URL vs. IRL: How Should You Build Your Personal Brand?

URL vs. IRL: How Should You Build Your Personal Brand?As a professional today, your online image is essential. It’s just as likely that a potential client will “meet” you through a Google search as at a professional conference. Or, if you’re job hunting, that a recruiter will view your credentials on the LinkedIn®  app as on a paper resume. Every professional must craft and maintain a professional online brand that will impress the people who view it and entice them to do business with you.

But—and this is critical—it is a major mistake to focus so much energy on your online image that you forget to pay attention to the impression you are making in real life. The trick is to find the right mix of URL and IRL.

Here are some suggestions to help you build your personal brand:

1. Do Your Homework

In some industries, such as PR or tech start-ups, it is essential to have a thorough LinkedIn profile, tweet regularly and comment on your colleagues’ Instagram®  accounts. In other industries, such as law or defense, you’re more likely to hear someone ask, “Insta-what?” If you don’t know already, you must research the social media habits in your particular industry or organization.

Likewise, you should research the “places to be” offline as well. Do all of your colleagues belong to a particular industry association? Does everyone chitchat in the same coffee shop every morning? Does everyone attend a monthly town hall and listen intently to the employees who present there? Success is not just about who you know, but also who knows you. Make yourself visible both online and in person, and be sure to do so in the places that will have the most impact.

2. Be Consistent Everywhere

Especially if you are job hunting, make certain that the facts, titles and dates on your resume match exactly with any career information you are sharing on social media sites, especially the professional network, LinkedIn. While LinkedIn allows you to expand a lot more on your accomplishments, you never want recruiters or other professional contacts to question your credentials because they don’t match up.

Consistency also relates to how you build your brand. You don’t want to set up a bunch of social media accounts, post on them regularly for a week and then forget about them. Similarly, you don’t want to attend a dozen networking events and then disappear from sight. Consistency equals reliability, and that’s a trait that will serve you well as a professional.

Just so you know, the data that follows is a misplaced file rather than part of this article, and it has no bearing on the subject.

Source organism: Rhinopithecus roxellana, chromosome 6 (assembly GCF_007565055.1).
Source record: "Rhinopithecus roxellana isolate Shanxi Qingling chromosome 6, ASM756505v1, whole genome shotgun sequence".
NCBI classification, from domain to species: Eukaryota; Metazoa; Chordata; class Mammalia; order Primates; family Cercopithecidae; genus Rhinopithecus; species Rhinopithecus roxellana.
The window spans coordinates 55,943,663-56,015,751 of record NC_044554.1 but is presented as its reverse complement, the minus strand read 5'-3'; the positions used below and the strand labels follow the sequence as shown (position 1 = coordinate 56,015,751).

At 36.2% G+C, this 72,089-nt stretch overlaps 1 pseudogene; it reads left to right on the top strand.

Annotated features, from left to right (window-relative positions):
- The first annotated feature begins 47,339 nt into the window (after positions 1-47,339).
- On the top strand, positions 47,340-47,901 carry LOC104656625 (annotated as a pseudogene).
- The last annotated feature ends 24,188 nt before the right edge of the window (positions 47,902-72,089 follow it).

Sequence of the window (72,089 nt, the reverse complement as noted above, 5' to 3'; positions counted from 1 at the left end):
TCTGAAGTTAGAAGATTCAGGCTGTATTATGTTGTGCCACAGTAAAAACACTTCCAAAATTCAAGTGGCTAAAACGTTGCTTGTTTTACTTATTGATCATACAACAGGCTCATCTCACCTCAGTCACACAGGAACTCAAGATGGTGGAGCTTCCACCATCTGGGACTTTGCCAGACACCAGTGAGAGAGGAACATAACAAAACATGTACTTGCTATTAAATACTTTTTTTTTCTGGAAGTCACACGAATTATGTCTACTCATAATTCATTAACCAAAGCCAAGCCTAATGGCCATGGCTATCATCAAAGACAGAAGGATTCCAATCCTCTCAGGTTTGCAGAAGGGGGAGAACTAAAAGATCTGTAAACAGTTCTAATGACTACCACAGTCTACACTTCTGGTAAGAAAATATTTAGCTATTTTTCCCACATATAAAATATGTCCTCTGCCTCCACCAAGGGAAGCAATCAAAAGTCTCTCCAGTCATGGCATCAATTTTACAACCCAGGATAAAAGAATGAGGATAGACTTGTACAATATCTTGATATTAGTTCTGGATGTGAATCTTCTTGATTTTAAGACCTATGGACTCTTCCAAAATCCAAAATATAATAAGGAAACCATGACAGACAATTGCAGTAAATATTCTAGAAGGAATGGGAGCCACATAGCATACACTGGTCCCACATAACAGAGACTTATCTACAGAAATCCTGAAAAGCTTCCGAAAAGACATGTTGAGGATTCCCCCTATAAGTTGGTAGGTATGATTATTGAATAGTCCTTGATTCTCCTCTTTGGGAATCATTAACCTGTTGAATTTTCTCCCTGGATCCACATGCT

3. Untag and Remove

If there is any content that you’ve posted online—inappropriate photos, angry rants, too-personal details—consider removing it or untagging yourself from other people’s posts. A good rule of thumb is to ask yourself, “Would I be okay if my most important client saw this post?” and if the answer is no, take it down.

When it comes to posting new content, check in with your in-real-life instincts. If your post is something you wouldn’t do or say face-to-face, then don’t post it on the Internet.

Finally, with so many options for how to spend our time and how to share our professional reputations with the world, I recommend checking in with yourself every few months to assess your personal branding progress online and offline. Ask: Am I meeting new people? Are people reaching out to me? Do people know what I do and what my strengths are? If you don’t like your answers, then commit to making some changes. Your personal brand is a big part of your success and deserves ongoing attention and maintenance.

Good luck!

Disclosure: This post was written as part of the University Of Phoenix Versus Program. I’m a compensated contributor, but the thoughts and ideas are my own.

Want to learn more about how to build your personal brand? My new book Becoming the Boss: New Rules for the Next Generation of Leaders is full of more advice on that and personal branding’s place in your preparations to take on your first leadership role.

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Lindsey is a globally recognized career and workplace expert and the leading voice on generational diversity. She has spoken for more than 300 audiences including Google, Goldman Sachs, Estee Lauder, Stanford and Wharton. Lindsey is the author of four career and workplace advice books, and her insights have appeared in media outlets including The TODAY Show, CNBC, NPR, the Harvard Business Review and the Wall Street Journal.


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